AFL premiers to split $1 million - Sports News - Fanatics - the world's biggest events

AFL premiers to split $1 million

By Robert Grant 31/07/2010 02:26:51 PM Comments (0)

This year's AFL grand finalists will be playing for a $1 million jackpot.

AFL boss Andrew Demetriou revealed on Saturday that the prizemoney to the 2010 premiers had risen dramatically in recent years.

Of the $1 million, half will go to the players and the remainder goes to the club.

The losing grand finalists will split $500,000 this September.

Demetriou said the flag prize was up from $300,000 three years ago.

However, Demetriou said that with 18 teams in the competition by 2012 a flag will be extremely hard to win.

He said the Greater Western Sydney team would be "super competitive" within a few years, as would the Gold Coast Suns which enter the competition next season.

GWS would in a short time be a tough side with a mix of top draft picks and uncontracted senior players.

Demetriou said the fact that clubs such as St Kilda and Collingwood had moved in the past week to sign a clutch of their star players would not mean the new club would be starved of talent.

"They have done an enormous amount of research and they've got one of the best (recruiting bosses) in the business in Scotty Clayton and they way they are building the team is incredible," Demetriou told ABC radio.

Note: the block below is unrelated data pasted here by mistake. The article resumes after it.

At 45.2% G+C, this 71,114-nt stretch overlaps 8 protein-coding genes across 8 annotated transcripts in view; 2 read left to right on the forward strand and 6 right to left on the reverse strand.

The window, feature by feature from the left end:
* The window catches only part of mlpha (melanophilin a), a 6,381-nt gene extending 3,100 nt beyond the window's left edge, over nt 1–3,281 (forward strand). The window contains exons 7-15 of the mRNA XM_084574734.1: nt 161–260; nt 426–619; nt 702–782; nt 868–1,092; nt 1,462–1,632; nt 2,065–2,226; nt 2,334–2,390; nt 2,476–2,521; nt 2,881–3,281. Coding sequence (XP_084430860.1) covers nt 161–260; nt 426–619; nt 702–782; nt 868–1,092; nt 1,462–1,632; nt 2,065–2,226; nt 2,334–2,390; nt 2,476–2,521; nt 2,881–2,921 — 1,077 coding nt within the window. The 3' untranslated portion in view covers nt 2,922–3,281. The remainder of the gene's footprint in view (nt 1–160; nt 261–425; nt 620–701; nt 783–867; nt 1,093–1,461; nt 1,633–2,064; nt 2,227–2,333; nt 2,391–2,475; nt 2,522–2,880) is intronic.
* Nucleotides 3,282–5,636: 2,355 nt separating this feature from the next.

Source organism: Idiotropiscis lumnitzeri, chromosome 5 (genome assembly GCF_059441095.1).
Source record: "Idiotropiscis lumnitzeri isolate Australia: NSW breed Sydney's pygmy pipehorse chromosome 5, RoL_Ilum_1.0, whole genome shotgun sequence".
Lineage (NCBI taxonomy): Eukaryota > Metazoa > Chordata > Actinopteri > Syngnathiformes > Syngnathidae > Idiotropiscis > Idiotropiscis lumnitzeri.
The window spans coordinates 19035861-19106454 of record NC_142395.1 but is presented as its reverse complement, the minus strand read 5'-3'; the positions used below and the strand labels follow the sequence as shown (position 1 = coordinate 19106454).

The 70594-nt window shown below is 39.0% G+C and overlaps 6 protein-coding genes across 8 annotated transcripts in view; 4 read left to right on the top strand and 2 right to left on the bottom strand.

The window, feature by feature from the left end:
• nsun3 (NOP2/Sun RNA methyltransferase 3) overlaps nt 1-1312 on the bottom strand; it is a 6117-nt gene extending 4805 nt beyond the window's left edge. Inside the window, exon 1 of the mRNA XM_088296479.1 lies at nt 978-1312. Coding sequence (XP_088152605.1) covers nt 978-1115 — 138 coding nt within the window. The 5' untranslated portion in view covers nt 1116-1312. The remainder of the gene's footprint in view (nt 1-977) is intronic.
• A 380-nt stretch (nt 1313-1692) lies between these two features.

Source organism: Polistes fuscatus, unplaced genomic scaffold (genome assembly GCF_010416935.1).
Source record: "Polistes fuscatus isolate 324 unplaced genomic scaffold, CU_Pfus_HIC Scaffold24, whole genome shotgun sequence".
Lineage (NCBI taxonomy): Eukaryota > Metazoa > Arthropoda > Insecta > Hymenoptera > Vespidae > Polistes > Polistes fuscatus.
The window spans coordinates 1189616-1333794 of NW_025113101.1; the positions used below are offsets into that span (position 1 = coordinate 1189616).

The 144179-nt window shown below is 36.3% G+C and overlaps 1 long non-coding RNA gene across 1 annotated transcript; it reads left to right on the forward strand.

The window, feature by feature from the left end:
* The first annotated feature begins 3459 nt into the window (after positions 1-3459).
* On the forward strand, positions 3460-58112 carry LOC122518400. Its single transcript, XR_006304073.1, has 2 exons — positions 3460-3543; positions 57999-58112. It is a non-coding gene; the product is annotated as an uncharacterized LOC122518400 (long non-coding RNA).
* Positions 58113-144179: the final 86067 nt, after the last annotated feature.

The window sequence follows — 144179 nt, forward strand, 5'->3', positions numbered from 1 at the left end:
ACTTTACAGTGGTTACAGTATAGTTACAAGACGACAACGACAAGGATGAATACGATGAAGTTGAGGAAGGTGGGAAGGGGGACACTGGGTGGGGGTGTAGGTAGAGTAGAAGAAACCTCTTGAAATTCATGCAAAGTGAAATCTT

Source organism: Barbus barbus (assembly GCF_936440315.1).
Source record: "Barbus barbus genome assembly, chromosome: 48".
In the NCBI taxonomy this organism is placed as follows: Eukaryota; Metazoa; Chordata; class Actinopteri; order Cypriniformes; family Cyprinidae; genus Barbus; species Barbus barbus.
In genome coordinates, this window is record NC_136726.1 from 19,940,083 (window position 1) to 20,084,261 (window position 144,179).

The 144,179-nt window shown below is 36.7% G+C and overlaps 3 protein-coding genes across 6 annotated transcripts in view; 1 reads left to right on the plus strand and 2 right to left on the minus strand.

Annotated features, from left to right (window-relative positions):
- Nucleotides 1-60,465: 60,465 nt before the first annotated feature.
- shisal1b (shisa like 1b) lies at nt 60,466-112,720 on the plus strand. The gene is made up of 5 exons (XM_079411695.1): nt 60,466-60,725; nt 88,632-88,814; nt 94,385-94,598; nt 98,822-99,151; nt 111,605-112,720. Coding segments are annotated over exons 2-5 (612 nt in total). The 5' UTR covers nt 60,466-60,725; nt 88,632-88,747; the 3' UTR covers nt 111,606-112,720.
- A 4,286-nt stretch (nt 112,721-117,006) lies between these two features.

"On average, the good teams - the Geelongs of the world - have probably got around about 12 or 13 first-round draft picks in their squad over time.

"This club (GWS) has probably already got six first-round draft picks because of the 17-year-olds that they've recruited.

"They're going to get nine of the 15 first-round draft picks in the draft so they're already starting off with 15 before they sign uncontracted players.

"So I would think in two or three years they are going to be a super competitive football team," he said.

Demetriou also said in the next broadcast rights contract due to be negotiated shortly for the 2012-2016 seasons, the league would reach more homes than ever before.

"That's simply because you have different avenues of reach - you have the free-to-airs, the free-to-air multi-channels, obviously the pay television element and what's going on with new media and new technology is becoming quite frightening," he said.

"Overall I've got no doubt that football will be going into more homes in more metropolitan and regional areas in Australia than ever before."

Demetriou said all the networks were interested in the rights which he said would be a "very competitive process".

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